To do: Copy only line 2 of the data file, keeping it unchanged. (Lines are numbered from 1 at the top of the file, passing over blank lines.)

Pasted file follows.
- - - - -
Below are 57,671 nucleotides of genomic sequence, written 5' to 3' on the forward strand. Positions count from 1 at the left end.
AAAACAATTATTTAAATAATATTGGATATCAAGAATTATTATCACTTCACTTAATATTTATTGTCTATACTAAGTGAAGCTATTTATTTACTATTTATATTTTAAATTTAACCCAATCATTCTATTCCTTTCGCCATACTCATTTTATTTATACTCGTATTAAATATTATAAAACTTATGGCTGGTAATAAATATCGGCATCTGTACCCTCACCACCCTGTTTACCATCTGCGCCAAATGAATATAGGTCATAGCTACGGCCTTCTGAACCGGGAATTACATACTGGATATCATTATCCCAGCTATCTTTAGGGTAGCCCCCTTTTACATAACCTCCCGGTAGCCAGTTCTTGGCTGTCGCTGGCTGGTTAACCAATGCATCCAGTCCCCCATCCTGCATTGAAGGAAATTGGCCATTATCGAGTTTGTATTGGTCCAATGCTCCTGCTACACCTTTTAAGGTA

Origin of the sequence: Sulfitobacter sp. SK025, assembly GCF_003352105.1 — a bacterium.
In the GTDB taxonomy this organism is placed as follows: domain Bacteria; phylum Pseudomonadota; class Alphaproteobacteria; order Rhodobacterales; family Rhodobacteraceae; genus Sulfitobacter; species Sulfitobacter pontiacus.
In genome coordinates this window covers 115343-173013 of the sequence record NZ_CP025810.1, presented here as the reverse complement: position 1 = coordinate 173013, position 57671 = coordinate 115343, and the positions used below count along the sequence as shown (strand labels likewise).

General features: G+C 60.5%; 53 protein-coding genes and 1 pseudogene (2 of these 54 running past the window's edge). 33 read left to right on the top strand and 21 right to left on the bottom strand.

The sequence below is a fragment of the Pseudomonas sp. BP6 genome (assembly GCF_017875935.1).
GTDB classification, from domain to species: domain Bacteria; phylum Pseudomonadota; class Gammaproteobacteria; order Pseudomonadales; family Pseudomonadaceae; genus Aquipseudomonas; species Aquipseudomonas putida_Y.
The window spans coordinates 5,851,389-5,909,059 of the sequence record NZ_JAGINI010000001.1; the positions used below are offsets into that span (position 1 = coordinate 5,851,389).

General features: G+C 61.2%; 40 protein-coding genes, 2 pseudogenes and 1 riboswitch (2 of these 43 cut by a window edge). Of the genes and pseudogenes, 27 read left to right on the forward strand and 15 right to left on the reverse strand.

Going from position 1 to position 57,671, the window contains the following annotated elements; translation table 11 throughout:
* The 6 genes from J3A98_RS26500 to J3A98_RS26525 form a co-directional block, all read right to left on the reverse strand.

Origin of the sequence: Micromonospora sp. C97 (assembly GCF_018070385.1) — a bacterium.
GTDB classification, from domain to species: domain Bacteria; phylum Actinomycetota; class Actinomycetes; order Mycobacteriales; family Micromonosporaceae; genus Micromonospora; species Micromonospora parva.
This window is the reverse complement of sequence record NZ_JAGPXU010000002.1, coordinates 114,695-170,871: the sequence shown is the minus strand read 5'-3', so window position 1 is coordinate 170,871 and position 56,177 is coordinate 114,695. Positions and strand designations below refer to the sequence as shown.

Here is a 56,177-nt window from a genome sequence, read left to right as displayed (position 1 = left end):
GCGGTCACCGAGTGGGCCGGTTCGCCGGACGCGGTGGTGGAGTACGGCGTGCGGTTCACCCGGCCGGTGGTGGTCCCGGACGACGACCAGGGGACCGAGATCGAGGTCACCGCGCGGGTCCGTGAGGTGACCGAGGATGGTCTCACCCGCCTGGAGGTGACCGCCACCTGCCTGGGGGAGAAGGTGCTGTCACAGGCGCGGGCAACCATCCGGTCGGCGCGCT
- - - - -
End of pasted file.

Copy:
AAAACAATTATTTAAATAATATTGGATATCAAGAATTATTATCACTTCACTTAATATTTATTGTCTATACTAAGTGAAGCTATTTATTTACTATTTATATTTTAAATTTAACCCAATCATTCTATTCCTTTCGCCATACTCATTTTATTTATACTCGTATTAAATATTATAAAACTTATGGCTGGTAATAAATATCGGCATCTGTACCCTCACCACCCTGTTTACCATCTGCGCCAAATGAATATAGGTCATAGCTACGGCCTTCTGAACCGGGAATTACATACTGGATATCATTATCCCAGCTATCTTTAGGGTAGCCCCCTTTTACATAACCTCCCGGTAGCCAGTTCTTGGCTGTCGCTGGCTGGTTAACCAATGCATCCAGTCCCCCATCCTGCATTGAAGGAAATTGGCCATTATCGAGTTTGTATTGGTCCAATGCTCCTGCTACACCTTTTAAGGTA